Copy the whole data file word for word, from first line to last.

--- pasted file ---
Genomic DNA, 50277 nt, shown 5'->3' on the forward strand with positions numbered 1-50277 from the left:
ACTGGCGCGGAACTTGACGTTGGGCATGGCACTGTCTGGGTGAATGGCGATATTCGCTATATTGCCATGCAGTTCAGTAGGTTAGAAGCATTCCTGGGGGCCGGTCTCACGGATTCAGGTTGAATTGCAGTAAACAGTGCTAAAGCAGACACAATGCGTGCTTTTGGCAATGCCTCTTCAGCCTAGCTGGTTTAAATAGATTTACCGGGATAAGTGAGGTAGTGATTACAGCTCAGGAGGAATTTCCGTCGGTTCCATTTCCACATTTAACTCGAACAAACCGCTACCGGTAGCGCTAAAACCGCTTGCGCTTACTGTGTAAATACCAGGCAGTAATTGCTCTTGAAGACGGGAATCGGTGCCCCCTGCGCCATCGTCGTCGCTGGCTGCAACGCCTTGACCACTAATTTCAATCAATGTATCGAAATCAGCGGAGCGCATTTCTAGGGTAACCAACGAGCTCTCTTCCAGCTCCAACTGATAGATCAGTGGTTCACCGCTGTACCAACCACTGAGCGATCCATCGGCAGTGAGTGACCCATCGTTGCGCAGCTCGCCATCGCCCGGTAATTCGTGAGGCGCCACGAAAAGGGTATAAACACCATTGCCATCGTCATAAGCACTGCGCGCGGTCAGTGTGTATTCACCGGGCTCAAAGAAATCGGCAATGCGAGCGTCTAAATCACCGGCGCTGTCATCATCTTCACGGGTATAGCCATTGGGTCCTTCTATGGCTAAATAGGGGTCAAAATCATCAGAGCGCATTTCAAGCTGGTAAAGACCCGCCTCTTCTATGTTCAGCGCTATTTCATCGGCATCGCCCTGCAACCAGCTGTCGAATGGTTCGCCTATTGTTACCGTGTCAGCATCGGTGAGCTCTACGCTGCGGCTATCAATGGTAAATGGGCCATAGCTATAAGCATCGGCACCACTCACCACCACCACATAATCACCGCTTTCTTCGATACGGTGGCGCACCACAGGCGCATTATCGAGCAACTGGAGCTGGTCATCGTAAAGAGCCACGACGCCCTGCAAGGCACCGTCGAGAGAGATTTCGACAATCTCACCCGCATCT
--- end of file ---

Genomic DNA, 50277 nt, shown 5'->3' on the forward strand with positions numbered 1-50277 from the left:
ACTGGCGCGGAACTTGACGTTGGGCATGGCACTGTCTGGGTGAATGGCGATATTCGCTATATTGCCATGCAGTTCAGTAGGTTAGAAGCATTCCTGGGGGCCGGTCTCACGGATTCAGGTTGAATTGCAGTAAACAGTGCTAAAGCAGACACAATGCGTGCTTTTGGCAATGCCTCTTCAGCCTAGCTGGTTTAAATAGATTTACCGGGATAAGTGAGGTAGTGATTACAGCTCAGGAGGAATTTCCGTCGGTTCCATTTCCACATTTAACTCGAACAAACCGCTACCGGTAGCGCTAAAACCGCTTGCGCTTACTGTGTAAATACCAGGCAGTAATTGCTCTTGAAGACGGGAATCGGTGCCCCCTGCGCCATCGTCGTCGCTGGCTGCAACGCCTTGACCACTAATTTCAATCAATGTATCGAAATCAGCGGAGCGCATTTCTAGGGTAACCAACGAGCTCTCTTCCAGCTCCAACTGATAGATCAGTGGTTCACCGCTGTACCAACCACTGAGCGATCCATCGGCAGTGAGTGACCCATCGTTGCGCAGCTCGCCATCGCCCGGTAATTCGTGAGGCGCCACGAAAAGGGTATAAACACCATTGCCATCGTCATAAGCACTGCGCGCGGTCAGTGTGTATTCACCGGGCTCAAAGAAATCGGCAATGCGAGCGTCTAAATCACCGGCGCTGTCATCATCTTCACGGGTATAGCCATTGGGTCCTTCTATGGCTAAATAGGGGTCAAAATCATCAGAGCGCATTTCAAGCTGGTAAAGACCCGCCTCTTCTATGTTCAGCGCTATTTCATCGGCATCGCCCTGCAACCAGCTGTCGAATGGTTCGCCTATTGTTACCGTGTCAGCATCGGTGAGCTCTACGCTGCGGCTATCAATGGTAAATGGGCCATAGCTATAAGCATCGGCACCACTCACCACCACCACATAATCACCGCTTTCTTCGATACGGTGGCGCACCACAGGCGCATTATCGAGCAACTGGAGCTGGTCATCGTAAAGAGCCACGACGCCCTGCAAGGCACCGTCGAGAGAGATTTCGACAATCTCACCCGCATCT